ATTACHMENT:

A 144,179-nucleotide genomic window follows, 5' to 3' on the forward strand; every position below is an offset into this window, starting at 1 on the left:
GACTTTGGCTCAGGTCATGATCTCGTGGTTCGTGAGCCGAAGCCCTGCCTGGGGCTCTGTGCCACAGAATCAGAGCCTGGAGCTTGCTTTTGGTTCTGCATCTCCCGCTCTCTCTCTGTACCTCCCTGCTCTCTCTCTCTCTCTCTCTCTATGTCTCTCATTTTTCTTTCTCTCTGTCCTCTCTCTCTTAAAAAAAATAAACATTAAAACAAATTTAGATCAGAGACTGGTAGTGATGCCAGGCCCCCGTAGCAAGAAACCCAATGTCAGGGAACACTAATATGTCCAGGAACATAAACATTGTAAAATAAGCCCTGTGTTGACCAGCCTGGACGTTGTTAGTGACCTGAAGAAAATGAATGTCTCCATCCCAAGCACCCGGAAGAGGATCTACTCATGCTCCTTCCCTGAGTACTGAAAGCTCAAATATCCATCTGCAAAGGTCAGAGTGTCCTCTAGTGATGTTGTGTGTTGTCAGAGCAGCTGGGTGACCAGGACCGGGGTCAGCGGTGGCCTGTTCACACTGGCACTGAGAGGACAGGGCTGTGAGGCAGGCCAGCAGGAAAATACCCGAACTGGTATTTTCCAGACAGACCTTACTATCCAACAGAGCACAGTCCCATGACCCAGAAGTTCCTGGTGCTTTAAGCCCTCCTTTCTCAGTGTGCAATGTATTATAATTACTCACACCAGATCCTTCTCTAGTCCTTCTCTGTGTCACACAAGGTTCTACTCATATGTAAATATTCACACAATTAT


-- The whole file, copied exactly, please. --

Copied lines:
A 144,179-nucleotide genomic window follows, 5' to 3' on the forward strand; every position below is an offset into this window, starting at 1 on the left:
GACTTTGGCTCAGGTCATGATCTCGTGGTTCGTGAGCCGAAGCCCTGCCTGGGGCTCTGTGCCACAGAATCAGAGCCTGGAGCTTGCTTTTGGTTCTGCATCTCCCGCTCTCTCTCTGTACCTCCCTGCTCTCTCTCTCTCTCTCTCTCTATGTCTCTCATTTTTCTTTCTCTCTGTCCTCTCTCTCTTAAAAAAAATAAACATTAAAACAAATTTAGATCAGAGACTGGTAGTGATGCCAGGCCCCCGTAGCAAGAAACCCAATGTCAGGGAACACTAATATGTCCAGGAACATAAACATTGTAAAATAAGCCCTGTGTTGACCAGCCTGGACGTTGTTAGTGACCTGAAGAAAATGAATGTCTCCATCCCAAGCACCCGGAAGAGGATCTACTCATGCTCCTTCCCTGAGTACTGAAAGCTCAAATATCCATCTGCAAAGGTCAGAGTGTCCTCTAGTGATGTTGTGTGTTGTCAGAGCAGCTGGGTGACCAGGACCGGGGTCAGCGGTGGCCTGTTCACACTGGCACTGAGAGGACAGGGCTGTGAGGCAGGCCAGCAGGAAAATACCCGAACTGGTATTTTCCAGACAGACCTTACTATCCAACAGAGCACAGTCCCATGACCCAGAAGTTCCTGGTGCTTTAAGCCCTCCTTTCTCAGTGTGCAATGTATTATAATTACTCACACCAGATCCTTCTCTAGTCCTTCTCTGTGTCACACAAGGTTCTACTCATATGTAAATATTCACACAATTAT